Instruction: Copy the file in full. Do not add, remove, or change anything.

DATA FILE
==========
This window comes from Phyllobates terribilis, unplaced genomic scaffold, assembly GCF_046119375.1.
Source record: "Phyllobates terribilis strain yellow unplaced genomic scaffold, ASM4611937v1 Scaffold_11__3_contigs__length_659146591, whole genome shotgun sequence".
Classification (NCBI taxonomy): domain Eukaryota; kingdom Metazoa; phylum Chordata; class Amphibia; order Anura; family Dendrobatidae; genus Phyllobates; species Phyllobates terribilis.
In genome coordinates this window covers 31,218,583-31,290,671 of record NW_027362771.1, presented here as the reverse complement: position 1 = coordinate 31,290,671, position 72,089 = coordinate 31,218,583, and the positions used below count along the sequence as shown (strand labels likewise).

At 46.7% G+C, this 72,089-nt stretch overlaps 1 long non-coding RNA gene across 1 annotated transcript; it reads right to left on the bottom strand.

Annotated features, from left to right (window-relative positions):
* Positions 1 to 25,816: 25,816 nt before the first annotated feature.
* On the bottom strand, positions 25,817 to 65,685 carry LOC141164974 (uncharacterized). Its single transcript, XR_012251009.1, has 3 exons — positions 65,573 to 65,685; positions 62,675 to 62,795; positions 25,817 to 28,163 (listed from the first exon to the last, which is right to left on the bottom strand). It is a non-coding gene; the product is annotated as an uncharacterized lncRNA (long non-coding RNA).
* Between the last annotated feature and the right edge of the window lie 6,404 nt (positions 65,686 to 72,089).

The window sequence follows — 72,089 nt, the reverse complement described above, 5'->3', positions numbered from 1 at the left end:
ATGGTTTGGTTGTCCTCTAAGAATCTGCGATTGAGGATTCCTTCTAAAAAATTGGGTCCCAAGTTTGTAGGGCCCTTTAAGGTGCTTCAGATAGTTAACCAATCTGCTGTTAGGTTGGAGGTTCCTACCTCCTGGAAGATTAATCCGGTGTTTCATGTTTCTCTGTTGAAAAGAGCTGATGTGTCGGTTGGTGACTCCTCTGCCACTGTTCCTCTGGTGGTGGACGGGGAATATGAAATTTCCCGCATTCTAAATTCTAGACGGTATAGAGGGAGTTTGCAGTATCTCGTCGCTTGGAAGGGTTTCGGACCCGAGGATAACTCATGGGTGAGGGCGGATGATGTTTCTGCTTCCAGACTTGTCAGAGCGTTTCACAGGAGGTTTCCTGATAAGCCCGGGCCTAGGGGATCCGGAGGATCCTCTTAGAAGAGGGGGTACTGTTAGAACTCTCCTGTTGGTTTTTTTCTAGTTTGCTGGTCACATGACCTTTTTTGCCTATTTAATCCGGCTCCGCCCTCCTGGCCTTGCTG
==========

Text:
This window comes from Phyllobates terribilis, unplaced genomic scaffold, assembly GCF_046119375.1.
Source record: "Phyllobates terribilis strain yellow unplaced genomic scaffold, ASM4611937v1 Scaffold_11__3_contigs__length_659146591, whole genome shotgun sequence".
Classification (NCBI taxonomy): domain Eukaryota; kingdom Metazoa; phylum Chordata; class Amphibia; order Anura; family Dendrobatidae; genus Phyllobates; species Phyllobates terribilis.
In genome coordinates this window covers 31,218,583-31,290,671 of record NW_027362771.1, presented here as the reverse complement: position 1 = coordinate 31,290,671, position 72,089 = coordinate 31,218,583, and the positions used below count along the sequence as shown (strand labels likewise).

At 46.7% G+C, this 72,089-nt stretch overlaps 1 long non-coding RNA gene across 1 annotated transcript; it reads right to left on the bottom strand.

Annotated features, from left to right (window-relative positions):
* Positions 1 to 25,816: 25,816 nt before the first annotated feature.
* On the bottom strand, positions 25,817 to 65,685 carry LOC141164974 (uncharacterized). Its single transcript, XR_012251009.1, has 3 exons — positions 65,573 to 65,685; positions 62,675 to 62,795; positions 25,817 to 28,163 (listed from the first exon to the last, which is right to left on the bottom strand). It is a non-coding gene; the product is annotated as an uncharacterized lncRNA (long non-coding RNA).
* Between the last annotated feature and the right edge of the window lie 6,404 nt (positions 65,686 to 72,089).

The window sequence follows — 72,089 nt, the reverse complement described above, 5'->3', positions numbered from 1 at the left end:
ATGGTTTGGTTGTCCTCTAAGAATCTGCGATTGAGGATTCCTTCTAAAAAATTGGGTCCCAAGTTTGTAGGGCCCTTTAAGGTGCTTCAGATAGTTAACCAATCTGCTGTTAGGTTGGAGGTTCCTACCTCCTGGAAGATTAATCCGGTGTTTCATGTTTCTCTGTTGAAAAGAGCTGATGTGTCGGTTGGTGACTCCTCTGCCACTGTTCCTCTGGTGGTGGACGGGGAATATGAAATTTCCCGCATTCTAAATTCTAGACGGTATAGAGGGAGTTTGCAGTATCTCGTCGCTTGGAAGGGTTTCGGACCCGAGGATAACTCATGGGTGAGGGCGGATGATGTTTCTGCTTCCAGACTTGTCAGAGCGTTTCACAGGAGGTTTCCTGATAAGCCCGGGCCTAGGGGATCCGGAGGATCCTCTTAGAAGAGGGGGTACTGTTAGAACTCTCCTGTTGGTTTTTTTCTAGTTTGCTGGTCACATGACCTTTTTTGCCTATTTAATCCGGCTCCGCCCTCCTGGCCTTGCTG